Boston Bomb Suspect Moved To Prison

Boston bomb suspect Dzhokhar Tsarnaev has been moved to a Massachusetts prison, the US Marshals Service has confirmed.

The 19-year-old is now at the Federal Medical Centre in Devens - 40 miles (65km) northwest of Boston - which provides long-term medical care for inmates.

US Marshals Service spokesman Drew Wade released the following statement: "The US Marshals Service confirms that Dzhokhar Tsarnaev has been transported from the Beth Israel Deaconess Medical Centre and is now confined at the Bureau of Prisons facility FMC Devens at Ft Devens, Massachusetts."

The younger Tsarnaev brother is recovering from a gunshot wound to the throat and other injuries suffered during his attempted getaway, days after the bombing which killed three and wounded 264.

The ethnic Chechen has been charged with using a weapon of mass destruction and could face the death penalty if convicted in a US federal court.

Before being moved from hospital, he reportedly told investigators that he and his brother Tamerlan, 26, had discussed going to New York to detonate their remaining explosives.

Police Commissioner Raymond Kelly told journalists at a briefing that the two suspects had a pressure cooker bomb and five pipe bombs they intended to set off in Times Square.

Police Commissioner Kelly said: "Dzhokhar Tsarnaev revealed he and his brother decided spontaneously on Times Square as a target and they would drive to Times Square that same night.

"They discussed this while driving around in an SUV they had hijacked after they shot and killed an MIT police officer in Cambridge.

"That plan fell apart when they realised the vehicle they hijacked was low on gas and ordered the driver to stop at a gas station when the driver used the opportunity to escape and called police.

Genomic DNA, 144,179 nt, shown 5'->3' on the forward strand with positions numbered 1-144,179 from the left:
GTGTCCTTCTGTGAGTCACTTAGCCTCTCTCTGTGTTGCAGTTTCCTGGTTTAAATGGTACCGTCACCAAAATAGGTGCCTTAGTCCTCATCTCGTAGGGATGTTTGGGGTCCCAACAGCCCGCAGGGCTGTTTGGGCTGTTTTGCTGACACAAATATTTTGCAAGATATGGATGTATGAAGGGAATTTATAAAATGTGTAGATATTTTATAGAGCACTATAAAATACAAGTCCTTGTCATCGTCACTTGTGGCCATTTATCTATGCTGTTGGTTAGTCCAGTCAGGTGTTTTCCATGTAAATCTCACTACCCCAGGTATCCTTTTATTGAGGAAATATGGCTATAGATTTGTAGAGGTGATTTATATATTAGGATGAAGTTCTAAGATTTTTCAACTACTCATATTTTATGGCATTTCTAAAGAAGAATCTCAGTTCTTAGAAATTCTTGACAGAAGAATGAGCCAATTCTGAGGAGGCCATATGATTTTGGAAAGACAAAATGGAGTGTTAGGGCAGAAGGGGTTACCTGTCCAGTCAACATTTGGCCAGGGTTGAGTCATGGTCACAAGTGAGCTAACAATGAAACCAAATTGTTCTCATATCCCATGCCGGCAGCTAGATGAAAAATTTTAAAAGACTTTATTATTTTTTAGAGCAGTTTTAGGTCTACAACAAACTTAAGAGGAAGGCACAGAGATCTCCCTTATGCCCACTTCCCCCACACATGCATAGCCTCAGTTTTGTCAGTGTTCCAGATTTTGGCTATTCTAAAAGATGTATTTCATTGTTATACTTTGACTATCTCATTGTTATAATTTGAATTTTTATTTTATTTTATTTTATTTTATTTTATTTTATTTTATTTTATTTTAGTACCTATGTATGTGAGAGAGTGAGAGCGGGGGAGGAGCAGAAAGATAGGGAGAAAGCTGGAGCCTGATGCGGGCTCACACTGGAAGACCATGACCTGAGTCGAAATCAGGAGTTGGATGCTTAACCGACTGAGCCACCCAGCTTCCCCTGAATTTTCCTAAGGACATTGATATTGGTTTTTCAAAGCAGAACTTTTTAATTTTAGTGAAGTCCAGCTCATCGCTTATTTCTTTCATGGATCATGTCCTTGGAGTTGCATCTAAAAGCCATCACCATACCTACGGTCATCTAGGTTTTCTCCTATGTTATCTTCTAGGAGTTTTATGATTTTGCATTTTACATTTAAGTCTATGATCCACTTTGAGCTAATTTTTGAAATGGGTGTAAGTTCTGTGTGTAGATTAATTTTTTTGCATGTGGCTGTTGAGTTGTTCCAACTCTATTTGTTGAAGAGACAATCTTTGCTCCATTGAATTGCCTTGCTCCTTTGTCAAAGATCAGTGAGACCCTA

"Up till that point the brothers had at their disposal six improvised explosive devices.

"One was a pressure cooker bomb similar to the two that exploded the marathon. The other five were pipe bombs. We knew Dzhokhar was pictured in Times Square with friends on or before April 18, 2012, and he was in the city again in 2012.

"We don't know if those visits were related in any way to the brother’s spontaneous decision to target Times Square."

A senior US law enforcement source told Sky News the brothers' plan to attack New York was "aspirational at best". He said it was "just talk, there were no real plans, research on, or attempts to get to New York".

The news came just hours after their mother launched an impassioned attack on US authorities over the death of her older son.

Zubeidat Tsarnaeva said she regretted moving to the United States and claimed "America took my kids away from me".

An emotional Mrs Tsarnaeva said she was told her she could not see her remaining son.

She said she had been told he had a "really bad wound to his right neck" which meant he could not eat and was being fed by a tube.

Reports in the US have claimed the teenager suffered a self-inflicted throat injury during a shootout and subsequent stand-off with the police.

According to US officials, he said his older brother, who died in a gunfight with police, recruited him to take part in the attacks only recently.

However, both Mrs Tsarnaeva and her husband, Anzor Tsarnaev, said there was no way their sons were responsible for the attack which killed three people, including an eight-year-old boy, and injured more than 180 others.

She said her sons were victims of a conspiracy and had been framed. She claimed she had seen a video of Tamerlan being arrested and was later shown pictures of him alive.

Mrs Tsarnaeva said she had spoken to her son after the bombings and before he was killed in the police shootout during which he told her "Don't worry mamma" and tried to reassure her he was safe.

Mr Tsarnaev told reporters: "I am going to the United States. I want to say that I am going there to see my son, to bury the older one. I don't have any bad intentions. I don't plan to blow up anything."

Banging the table as he spoke, he said: "I am not angry at anyone. I want to go find out the truth."

Mrs Tsarnaeva said she was not sure whether she would accompany her husband. She was charged with shoplifting in the US last summer and is concerned she could be arrested.

They were speaking as it emerged that Tamerlan's name had been included on a database of suspected terrorists by the CIA in 2011, 18 months before the attacks.

He was investigated after Russia's FSB security service raised concerns that he had become a follower of Russian Islam.

Mrs Tsarnaeva said she did not believe that Russia had raised concerns over her son with the US authorities.